(14) "Recreational land" means land so designated under section 4 of this act and that, immediately prior to this designation, was designated as agricultural land of long-term commercial significance under RCW 36.70A.170. Recreational land must have playing fields and supporting facilities existing before January 1, 2004, for sports played on grass playing fields.
(15) "Rural character" refers to the patterns of land use and development established by a county in the rural element of its comprehensive plan:
(a) In which open space, the natural landscape, and vegetation predominate over the built environment;
(b) That foster traditional rural lifestyles, rural-based economies, and opportunities to both live and work in rural areas;
(c) That provide visual landscapes that are traditionally found in rural areas and communities;
(d) That are compatible with the use of the land by wildlife and for fish and wildlife habitat;
(e) That reduce the inappropriate conversion of undeveloped land into sprawling, low-density development;
(f) That generally do not require the extension of urban governmental services; and
(g) That are consistent with the protection of natural surface water flows and ground water and surface water recharge and discharge areas.
(15))) (16) "Rural development" refers to development outside the
urban growth area and outside agricultural, forest, and mineral
resource lands designated pursuant to RCW 36.70A.170. Rural
development can consist of a variety of uses and residential densities,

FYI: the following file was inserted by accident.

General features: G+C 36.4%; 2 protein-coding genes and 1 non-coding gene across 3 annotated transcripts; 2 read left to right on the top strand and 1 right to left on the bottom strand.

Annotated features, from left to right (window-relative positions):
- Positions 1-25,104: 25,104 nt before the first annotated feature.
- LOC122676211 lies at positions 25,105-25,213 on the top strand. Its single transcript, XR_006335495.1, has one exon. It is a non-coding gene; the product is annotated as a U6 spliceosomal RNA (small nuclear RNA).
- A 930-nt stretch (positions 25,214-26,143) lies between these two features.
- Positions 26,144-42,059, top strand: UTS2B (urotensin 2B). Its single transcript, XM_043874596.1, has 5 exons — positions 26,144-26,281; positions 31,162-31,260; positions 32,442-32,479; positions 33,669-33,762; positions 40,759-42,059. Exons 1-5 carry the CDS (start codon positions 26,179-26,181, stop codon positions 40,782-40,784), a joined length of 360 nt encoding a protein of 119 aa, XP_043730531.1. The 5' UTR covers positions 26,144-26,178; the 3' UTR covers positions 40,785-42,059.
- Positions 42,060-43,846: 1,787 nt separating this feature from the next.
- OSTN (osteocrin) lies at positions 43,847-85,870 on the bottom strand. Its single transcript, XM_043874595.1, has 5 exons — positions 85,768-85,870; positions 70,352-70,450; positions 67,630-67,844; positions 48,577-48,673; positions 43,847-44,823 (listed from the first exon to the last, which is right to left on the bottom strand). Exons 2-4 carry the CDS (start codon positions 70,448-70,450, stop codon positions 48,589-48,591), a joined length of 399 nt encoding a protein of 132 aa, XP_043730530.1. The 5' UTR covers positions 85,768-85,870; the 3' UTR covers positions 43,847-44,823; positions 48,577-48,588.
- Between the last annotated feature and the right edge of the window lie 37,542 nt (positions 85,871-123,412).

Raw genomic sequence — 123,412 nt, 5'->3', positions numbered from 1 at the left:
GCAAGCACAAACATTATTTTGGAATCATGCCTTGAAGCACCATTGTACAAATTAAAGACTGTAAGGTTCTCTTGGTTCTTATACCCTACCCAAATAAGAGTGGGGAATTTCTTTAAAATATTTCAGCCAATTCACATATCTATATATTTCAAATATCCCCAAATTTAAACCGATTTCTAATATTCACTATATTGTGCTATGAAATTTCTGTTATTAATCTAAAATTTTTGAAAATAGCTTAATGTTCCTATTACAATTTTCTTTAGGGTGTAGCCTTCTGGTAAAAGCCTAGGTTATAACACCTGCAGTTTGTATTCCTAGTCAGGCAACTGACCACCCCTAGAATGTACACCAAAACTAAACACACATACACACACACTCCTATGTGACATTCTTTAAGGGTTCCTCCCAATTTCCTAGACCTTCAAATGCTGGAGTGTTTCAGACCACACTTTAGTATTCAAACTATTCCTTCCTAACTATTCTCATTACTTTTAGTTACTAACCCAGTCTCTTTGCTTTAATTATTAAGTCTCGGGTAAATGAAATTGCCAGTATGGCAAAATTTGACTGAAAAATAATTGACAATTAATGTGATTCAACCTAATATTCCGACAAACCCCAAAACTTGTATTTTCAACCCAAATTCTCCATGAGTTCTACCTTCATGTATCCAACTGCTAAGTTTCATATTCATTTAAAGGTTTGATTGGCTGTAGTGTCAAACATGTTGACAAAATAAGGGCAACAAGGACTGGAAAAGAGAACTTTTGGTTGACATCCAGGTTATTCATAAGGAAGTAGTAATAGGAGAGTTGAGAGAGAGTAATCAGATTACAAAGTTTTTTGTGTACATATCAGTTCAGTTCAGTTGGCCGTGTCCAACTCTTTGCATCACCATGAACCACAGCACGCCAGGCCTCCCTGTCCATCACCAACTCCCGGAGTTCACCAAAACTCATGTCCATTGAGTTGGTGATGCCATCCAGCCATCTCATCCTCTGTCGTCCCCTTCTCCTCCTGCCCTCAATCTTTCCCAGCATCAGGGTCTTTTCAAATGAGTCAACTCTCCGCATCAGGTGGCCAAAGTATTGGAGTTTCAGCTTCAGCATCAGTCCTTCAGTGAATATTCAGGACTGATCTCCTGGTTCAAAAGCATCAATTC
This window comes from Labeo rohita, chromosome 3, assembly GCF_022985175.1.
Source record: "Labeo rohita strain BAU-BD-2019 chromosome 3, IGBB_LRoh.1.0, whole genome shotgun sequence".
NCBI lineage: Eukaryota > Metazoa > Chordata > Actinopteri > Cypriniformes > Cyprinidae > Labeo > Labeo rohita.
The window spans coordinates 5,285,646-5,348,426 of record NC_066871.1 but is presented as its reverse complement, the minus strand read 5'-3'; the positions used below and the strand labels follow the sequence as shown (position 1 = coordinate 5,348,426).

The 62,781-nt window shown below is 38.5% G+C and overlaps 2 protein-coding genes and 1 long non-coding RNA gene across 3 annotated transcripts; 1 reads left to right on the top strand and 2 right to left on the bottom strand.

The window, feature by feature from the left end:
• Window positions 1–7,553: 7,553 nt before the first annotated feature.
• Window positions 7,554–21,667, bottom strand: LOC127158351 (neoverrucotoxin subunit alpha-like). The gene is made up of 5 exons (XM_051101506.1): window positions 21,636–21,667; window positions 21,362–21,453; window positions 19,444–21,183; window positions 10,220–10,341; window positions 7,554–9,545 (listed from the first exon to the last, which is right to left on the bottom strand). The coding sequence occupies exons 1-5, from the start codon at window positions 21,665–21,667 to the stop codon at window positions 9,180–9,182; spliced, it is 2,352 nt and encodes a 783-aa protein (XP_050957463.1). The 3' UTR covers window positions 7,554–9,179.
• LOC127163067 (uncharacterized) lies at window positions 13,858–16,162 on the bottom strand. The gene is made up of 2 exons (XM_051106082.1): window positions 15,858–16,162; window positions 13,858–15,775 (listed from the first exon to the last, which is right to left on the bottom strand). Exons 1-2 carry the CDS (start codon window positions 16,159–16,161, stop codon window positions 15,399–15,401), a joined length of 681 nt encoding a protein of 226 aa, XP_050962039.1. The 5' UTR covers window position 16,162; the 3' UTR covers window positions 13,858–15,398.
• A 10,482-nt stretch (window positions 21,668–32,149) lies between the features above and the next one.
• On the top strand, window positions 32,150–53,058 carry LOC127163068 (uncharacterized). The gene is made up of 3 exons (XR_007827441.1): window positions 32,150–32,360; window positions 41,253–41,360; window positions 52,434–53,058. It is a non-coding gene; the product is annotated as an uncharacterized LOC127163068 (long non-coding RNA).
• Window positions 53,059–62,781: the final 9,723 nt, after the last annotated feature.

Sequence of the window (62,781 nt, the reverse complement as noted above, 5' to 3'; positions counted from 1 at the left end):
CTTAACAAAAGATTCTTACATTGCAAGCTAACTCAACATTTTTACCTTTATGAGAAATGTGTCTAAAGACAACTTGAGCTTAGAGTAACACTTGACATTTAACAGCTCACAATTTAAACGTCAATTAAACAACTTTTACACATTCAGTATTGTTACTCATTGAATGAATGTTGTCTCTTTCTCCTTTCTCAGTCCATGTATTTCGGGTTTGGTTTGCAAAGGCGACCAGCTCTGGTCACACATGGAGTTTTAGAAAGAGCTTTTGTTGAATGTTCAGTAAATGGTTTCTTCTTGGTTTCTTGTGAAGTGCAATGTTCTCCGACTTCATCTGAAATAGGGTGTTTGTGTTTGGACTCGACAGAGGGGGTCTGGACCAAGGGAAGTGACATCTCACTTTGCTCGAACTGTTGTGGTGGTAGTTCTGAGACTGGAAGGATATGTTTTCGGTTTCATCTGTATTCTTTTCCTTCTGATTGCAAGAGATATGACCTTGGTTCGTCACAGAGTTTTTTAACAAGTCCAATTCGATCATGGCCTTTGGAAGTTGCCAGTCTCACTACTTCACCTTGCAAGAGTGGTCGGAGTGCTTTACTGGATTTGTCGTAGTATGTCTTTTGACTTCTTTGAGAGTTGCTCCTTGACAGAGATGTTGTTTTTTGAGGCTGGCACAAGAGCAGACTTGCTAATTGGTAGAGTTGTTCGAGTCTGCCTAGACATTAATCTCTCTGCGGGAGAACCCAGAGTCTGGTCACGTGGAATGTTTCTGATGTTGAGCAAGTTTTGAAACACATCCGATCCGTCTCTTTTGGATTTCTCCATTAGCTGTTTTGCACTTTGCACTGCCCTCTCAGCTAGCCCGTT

including clustered residential development, at levels that are
consistent with the preservation of rural character and the
requirements of the rural element. Rural development does not refer to
agriculture or forestry activities that may be conducted in rural
(16))) (17) "Rural governmental services" or "rural services"
include those public services and public facilities historically and
typically delivered at an intensity usually found in rural areas, and
may include domestic water systems, fire and police protection
services, transportation and public transit services, and other public
utilities associated with rural development and normally not associated
with urban areas. Rural services do not include storm or sanitary
sewers, except as otherwise authorized by RCW 36.70A.110(4).
(17))) (18) "Urban growth" refers to growth that makes intensive
use of land for the location of buildings, structures, and impermeable
surfaces to such a degree as to be incompatible with the primary use of
land for the production of food, other agricultural products, or fiber,
or the extraction of mineral resources, rural uses, rural development,
and natural resource lands designated pursuant to RCW 36.70A.170. A
pattern of more intensive rural development, as provided in RCW
36.70A.070(5)(d), is not urban growth. When allowed to spread over
wide areas, urban growth typically requires urban governmental
services. "Characterized by urban growth" refers to land having urban
growth located on it, or to land located in relationship to an area
with urban growth on it as to be appropriate for urban growth.
(18))) (19) "Urban growth areas" means those areas designated by
a county pursuant to RCW 36.70A.110.
(19))) (20) "Urban governmental services" or "urban services"
include those public services and public facilities at an intensity